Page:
This collection of essays proposes renewing classical American pragmatism by putting it in dialogue with the contemporary diversity of religious beliefs and practices of individuals and communities. The very title echoes William James's The Varieties of Religious Experience while the content connects "transcendence" with other concepts often used by pragmatists: faith, consciousness, belief, supernatural, community, and others. The editors are German scholars influenced by Karl-Otto Apel and Jürgen Habermas, who offer a different take on American philosophy. The authors focus on a "theory" of religion reflecting the pragmatist emphasis on "practical" life.
The editors' introduction provides a helpful overview of the chapters and adds an important contemporary issue: secularization. They contrast areligious European thinkers who identified a continuum between modernization and secularization with American philosophers who saw "the viability of the sacred or the ideal under the new conditions of rapid industrialization and urbanization" (1). In American philosophy "religiousness is principally characterized by its optional status as a means of self-understanding in a pluralistic universe of various cultural perspectives on reality, and its quality is judged by its contribution to solve problems in the process of individual self-realization" (2). The editors argue that, despite the differences among pragmatists, there is a common denominator in their conceptions of transcendence (3-4).
The collection focuses on three areas: first, on "processes to individualize and naturalize human self-understanding"; second, on the fact that the human being is "interpretation all the way down"; and third, on "the integral relationship between the individual religious consciousness and the community-based symbolic frameworks of its articulation" (4). The first three chapters (by Christoph Seibert, Sami Pihlström, and Christian Polke) rely on James and discuss general methodological questions related to a pragmatist theory of religion. The next four (by Victor Kestenbaum, Matthias Jung, Wayne Proudfoot, and Magnus Schlette) discuss various aspects of John Dewey's philosophy and compare him to other thinkers. The next three (by Michael L. Raposa, Gesche Linde, and Vincent Colapietro) transition to Charles S. Peirce and connect individuality to community while two more chapters (by Hans Joas and Ludwig Nagl) advance considerations about Josiah Royce. The final two chapters (by Herman Deuser and Robert Cummings Neville) address some theological implications of a pragmatist theory of religion. In what follows I provide detailed comments on these clusters.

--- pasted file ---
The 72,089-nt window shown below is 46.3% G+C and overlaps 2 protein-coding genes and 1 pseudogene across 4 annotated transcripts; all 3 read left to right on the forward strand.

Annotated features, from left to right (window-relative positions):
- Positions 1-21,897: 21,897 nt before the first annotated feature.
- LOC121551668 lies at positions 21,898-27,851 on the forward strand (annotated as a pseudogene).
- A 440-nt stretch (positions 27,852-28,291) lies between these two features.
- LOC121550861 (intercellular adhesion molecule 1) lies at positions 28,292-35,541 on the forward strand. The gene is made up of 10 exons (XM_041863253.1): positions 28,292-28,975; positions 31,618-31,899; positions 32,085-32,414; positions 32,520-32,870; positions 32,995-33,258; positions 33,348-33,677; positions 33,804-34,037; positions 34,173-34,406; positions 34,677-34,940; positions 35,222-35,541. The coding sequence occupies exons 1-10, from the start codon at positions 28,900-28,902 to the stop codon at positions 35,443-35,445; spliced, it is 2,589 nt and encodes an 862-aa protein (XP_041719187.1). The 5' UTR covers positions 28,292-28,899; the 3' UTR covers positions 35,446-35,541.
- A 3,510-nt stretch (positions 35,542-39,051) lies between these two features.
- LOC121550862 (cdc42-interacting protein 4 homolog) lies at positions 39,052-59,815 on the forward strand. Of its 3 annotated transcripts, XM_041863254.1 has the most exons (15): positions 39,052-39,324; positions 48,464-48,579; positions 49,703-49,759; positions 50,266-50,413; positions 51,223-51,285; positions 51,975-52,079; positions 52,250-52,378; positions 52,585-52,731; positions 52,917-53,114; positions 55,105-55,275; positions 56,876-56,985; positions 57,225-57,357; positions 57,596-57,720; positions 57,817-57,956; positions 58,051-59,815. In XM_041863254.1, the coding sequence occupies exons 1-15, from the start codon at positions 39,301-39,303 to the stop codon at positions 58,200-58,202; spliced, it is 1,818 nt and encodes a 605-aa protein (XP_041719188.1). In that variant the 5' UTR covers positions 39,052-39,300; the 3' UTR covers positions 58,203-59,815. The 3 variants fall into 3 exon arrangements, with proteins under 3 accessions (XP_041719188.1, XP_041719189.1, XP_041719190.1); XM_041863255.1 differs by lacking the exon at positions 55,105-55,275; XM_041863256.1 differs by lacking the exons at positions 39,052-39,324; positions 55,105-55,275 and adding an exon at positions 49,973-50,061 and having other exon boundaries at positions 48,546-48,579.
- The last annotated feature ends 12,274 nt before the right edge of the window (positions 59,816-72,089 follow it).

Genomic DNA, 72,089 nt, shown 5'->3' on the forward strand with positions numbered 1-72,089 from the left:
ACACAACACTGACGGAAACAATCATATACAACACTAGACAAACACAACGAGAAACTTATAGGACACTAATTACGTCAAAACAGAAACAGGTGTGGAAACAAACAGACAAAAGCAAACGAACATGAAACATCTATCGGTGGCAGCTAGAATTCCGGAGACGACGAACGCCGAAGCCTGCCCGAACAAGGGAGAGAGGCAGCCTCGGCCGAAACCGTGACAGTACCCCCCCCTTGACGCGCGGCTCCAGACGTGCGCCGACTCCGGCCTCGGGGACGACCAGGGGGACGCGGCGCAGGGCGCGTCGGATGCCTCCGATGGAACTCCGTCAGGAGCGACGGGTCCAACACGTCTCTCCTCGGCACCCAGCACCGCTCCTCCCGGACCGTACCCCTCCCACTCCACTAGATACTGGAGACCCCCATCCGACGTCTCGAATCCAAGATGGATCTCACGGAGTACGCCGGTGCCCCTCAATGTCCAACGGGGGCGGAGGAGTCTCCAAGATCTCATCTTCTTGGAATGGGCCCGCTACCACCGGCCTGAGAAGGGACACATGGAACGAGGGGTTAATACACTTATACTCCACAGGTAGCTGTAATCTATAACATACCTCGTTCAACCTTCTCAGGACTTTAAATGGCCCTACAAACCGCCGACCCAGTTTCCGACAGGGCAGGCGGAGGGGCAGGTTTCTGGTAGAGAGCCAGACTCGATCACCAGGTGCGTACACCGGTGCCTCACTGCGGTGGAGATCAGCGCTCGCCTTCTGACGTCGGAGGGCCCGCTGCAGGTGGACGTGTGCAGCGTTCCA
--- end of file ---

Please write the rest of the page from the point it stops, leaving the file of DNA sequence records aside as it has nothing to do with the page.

The first cluster starts with Seibert's "'Pragmatic' Methodology in the Philosophy of Religion: Perspectives of Classical American Pragmatism," which aims to show that "a methodically controlled practice cannot be limited to the field of scientific inquiry." Seibert suggests that thinking, including thinking about religion, must be seen as a form of practical activity that discriminates, connects, and elaborates on the meaning of a situated experience (18-19). This includes confession, prayer, and rituals (24-25). However, Seibert emphasizes the personal/mystical aspect of this process, giving less attention to the communitarian aspects of religious experience, a point also explored in other essays. In "Insomnia on a Moral Holiday: On the Moral Luck, Reward, and Punishment of a Jamesian 'Sick Soul'," Pihlström insists on putting the accent on individual attitudes, but relates this to the reality of evil (32). He highlights the "tragic dimension of pragmatism," interprets meliorism as "a serious attitude toward the reality of evil," rescues James's concept of "sick soul," and insists that James rejected "any theoretical foundation of morality that could be more fundamental than the moral perspective itself" (35). Pihlström also explores the similarities between the ethics of Emmanuel Levinas and James's concept of "sick soul": "Being a sick soul is, moreover, to be fundamentally -- melancholically -- conscious of and concerned with one's -- and generally human -- mortality and finitude" (44). Pragmatism is often connected to meliorism, but Pihlström reminds us that is has a deeply tragic facet.